No specific cases related to casinos have been identified by AIM, he said.
Across the border, AIM's leaders noted that the trafficking of women to China is also an emerging problem that may get even worse in the years to come without proper intervention. China's disproportionate number of single men who can't find partners in their home country is at the root of the demand.
"We assist the Cambodian government, who is trying very hard to deal with this issue where girls are promised jobs across the border. They get over there and they find out that someone paid between US$10,000-20,000 for a bride, so what happens is that they will be 'married'," Matthew Stock described.
"Their passports are held. And, after they have a child, the guy sells the girl again to pay off his debt and the cycle continues."
As of October 2016, AIM had successfully rescued 50 girls from China and provided them with support in Cambodia.
There are no recent figures available. But, less than three months ago, Cambodian authorities and an AIM Swat team intervened in a case that involved a 21-year-old woman who was trapped in an abusive marriage in China.
On January 24, the T'bong Khmom Police together with the Swat team arrested two females suspected of selling the woman.
The victim had been psychologically and physically abused by her "husband" and his family. She eventually escaped and was repatriated to Cambodia with the help of the AIM China team.
According to Stock, no further details can be provided because the case is still pending.
Although it is hard to tell how many Cambodians have been trafficked to mainland China over the past years, the latest Trafficking in Persons report noted that "a significant number of women from rural areas are recruited under false pretences to travel to China to enter into marriages with Chinese men, who often incur as much as $20,000 in debt to brokers facilitating the transaction; some of these women are then subjected to forced factory labour or forced prostitution as a result of this debt".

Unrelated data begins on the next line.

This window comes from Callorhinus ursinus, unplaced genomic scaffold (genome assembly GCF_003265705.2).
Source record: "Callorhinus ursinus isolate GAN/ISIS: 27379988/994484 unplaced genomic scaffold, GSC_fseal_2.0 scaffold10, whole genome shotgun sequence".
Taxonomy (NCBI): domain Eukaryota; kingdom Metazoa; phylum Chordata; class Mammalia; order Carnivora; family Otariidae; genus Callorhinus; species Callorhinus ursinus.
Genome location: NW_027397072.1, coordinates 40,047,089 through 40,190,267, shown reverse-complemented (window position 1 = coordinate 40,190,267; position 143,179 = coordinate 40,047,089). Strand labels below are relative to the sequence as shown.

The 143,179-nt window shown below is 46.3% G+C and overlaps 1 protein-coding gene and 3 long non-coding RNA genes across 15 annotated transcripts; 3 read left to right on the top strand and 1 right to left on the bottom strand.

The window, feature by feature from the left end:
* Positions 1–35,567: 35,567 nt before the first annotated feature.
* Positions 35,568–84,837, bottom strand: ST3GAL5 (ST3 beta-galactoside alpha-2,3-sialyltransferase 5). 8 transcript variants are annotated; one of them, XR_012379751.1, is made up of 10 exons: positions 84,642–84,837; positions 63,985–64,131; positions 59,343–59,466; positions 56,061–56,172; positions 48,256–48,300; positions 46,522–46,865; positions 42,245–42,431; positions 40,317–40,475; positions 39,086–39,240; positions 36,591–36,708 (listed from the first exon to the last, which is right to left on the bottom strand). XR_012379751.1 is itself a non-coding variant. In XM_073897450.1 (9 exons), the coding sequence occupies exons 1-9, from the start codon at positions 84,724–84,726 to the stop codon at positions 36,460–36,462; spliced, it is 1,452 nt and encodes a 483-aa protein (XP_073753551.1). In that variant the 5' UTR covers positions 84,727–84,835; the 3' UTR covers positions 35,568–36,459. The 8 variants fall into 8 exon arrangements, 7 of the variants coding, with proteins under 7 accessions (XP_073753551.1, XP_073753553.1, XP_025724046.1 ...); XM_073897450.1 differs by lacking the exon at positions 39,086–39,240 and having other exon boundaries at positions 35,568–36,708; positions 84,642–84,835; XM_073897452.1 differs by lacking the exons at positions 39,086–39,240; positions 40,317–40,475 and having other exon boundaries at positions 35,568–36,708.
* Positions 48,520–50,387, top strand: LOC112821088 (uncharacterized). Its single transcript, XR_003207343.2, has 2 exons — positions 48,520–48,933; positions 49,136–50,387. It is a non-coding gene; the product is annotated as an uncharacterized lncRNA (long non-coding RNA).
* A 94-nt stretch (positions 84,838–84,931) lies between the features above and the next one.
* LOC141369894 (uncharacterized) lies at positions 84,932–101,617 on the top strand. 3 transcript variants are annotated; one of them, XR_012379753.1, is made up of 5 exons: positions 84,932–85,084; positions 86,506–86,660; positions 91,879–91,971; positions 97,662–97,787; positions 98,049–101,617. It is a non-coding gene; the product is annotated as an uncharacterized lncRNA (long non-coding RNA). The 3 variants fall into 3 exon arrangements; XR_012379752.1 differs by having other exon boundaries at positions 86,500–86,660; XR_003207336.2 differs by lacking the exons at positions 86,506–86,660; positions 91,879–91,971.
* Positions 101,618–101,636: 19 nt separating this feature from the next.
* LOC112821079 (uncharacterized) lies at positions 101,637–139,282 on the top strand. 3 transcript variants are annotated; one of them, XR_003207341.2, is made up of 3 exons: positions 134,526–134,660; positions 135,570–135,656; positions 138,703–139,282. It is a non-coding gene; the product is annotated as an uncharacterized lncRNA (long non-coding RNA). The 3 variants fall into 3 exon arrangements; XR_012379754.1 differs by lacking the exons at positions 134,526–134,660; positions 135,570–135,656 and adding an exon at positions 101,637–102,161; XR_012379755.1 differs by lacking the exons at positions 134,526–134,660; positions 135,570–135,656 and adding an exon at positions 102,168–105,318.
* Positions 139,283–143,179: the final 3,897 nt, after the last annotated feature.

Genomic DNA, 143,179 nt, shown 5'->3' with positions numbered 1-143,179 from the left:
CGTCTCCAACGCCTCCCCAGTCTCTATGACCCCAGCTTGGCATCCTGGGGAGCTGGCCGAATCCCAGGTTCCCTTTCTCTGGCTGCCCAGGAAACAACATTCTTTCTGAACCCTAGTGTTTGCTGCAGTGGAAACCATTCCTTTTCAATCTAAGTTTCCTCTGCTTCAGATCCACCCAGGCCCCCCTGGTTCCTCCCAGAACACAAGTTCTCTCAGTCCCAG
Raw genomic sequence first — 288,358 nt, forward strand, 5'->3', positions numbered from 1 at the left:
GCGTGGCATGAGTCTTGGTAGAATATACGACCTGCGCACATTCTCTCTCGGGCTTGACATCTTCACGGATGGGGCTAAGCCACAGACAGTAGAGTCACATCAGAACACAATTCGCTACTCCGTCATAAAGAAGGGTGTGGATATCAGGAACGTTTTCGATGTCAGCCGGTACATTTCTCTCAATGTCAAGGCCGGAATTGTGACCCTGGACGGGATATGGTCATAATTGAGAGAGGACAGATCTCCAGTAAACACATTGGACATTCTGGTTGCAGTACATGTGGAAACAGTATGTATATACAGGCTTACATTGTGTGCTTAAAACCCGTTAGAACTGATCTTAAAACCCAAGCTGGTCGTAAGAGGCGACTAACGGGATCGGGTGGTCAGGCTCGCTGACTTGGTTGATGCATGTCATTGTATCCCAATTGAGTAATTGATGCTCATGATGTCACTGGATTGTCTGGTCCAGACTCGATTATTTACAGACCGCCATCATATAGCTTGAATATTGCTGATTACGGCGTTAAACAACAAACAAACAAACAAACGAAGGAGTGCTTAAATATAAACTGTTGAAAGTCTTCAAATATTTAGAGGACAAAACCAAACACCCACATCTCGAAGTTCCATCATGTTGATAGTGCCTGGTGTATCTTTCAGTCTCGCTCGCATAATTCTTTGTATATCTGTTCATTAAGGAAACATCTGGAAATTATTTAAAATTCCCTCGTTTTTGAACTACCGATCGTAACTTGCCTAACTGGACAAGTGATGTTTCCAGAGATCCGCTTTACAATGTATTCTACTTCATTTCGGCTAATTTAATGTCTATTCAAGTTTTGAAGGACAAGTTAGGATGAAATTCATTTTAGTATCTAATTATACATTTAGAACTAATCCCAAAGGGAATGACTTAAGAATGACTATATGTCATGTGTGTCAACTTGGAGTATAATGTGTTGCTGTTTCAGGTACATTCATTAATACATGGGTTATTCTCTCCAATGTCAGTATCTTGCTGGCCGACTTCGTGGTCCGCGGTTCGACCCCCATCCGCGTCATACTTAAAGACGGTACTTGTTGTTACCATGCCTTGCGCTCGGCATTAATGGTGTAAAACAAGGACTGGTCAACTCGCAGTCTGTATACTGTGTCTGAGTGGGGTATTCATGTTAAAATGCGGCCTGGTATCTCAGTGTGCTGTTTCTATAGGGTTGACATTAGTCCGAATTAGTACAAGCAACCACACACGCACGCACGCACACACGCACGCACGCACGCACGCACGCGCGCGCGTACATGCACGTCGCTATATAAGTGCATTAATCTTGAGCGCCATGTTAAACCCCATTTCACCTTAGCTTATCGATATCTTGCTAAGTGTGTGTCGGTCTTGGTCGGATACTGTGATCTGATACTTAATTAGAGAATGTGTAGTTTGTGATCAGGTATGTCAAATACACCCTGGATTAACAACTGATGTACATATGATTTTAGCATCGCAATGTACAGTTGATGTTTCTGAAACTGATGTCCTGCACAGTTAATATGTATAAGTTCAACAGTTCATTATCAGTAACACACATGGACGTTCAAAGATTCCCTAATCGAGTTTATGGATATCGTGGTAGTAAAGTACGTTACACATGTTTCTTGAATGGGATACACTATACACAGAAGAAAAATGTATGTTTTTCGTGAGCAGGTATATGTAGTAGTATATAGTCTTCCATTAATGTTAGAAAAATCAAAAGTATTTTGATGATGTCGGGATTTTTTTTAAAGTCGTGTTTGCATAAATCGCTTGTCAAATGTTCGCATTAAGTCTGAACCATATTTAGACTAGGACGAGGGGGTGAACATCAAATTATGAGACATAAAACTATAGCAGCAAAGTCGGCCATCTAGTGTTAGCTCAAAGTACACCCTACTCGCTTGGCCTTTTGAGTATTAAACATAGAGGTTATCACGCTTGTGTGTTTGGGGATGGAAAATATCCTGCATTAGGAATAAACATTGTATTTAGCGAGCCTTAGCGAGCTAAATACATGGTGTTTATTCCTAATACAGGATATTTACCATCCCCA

This problem is also affecting other countries in the region. A study released in December showed that more than 7,500 women from Myanmar had gone through forced marriages with Chinese men in the past five years. Most of them were coerced into bearing children with their husbands.
Matthew Stock said, while "human trafficking is definitely on the up swing" in Cambodia, government authorities have made greater efforts to fight it.
"They are trying very hard and we've worked with very diligent officers. There's been a shift in perspective and some people are really trying to make a change within the country." But "crime adapts and changes … When we initially came to Cambodia (in 2013) it was more open-faced brothels, but now is more of an underground process. There's the dark web … We are also trying to adapt and be creative."
Toha, the victim who was sold and abused when she was a teenager, is now 23 years old and she has become a social worker at AIM. Her story became part of an anti-sex trafficking awareness campaign that includes bracelets made of recycled bullets with "22" marked on it - the days she had to spend in a brothel. "It's a number we can't forget," Melissa Stock said.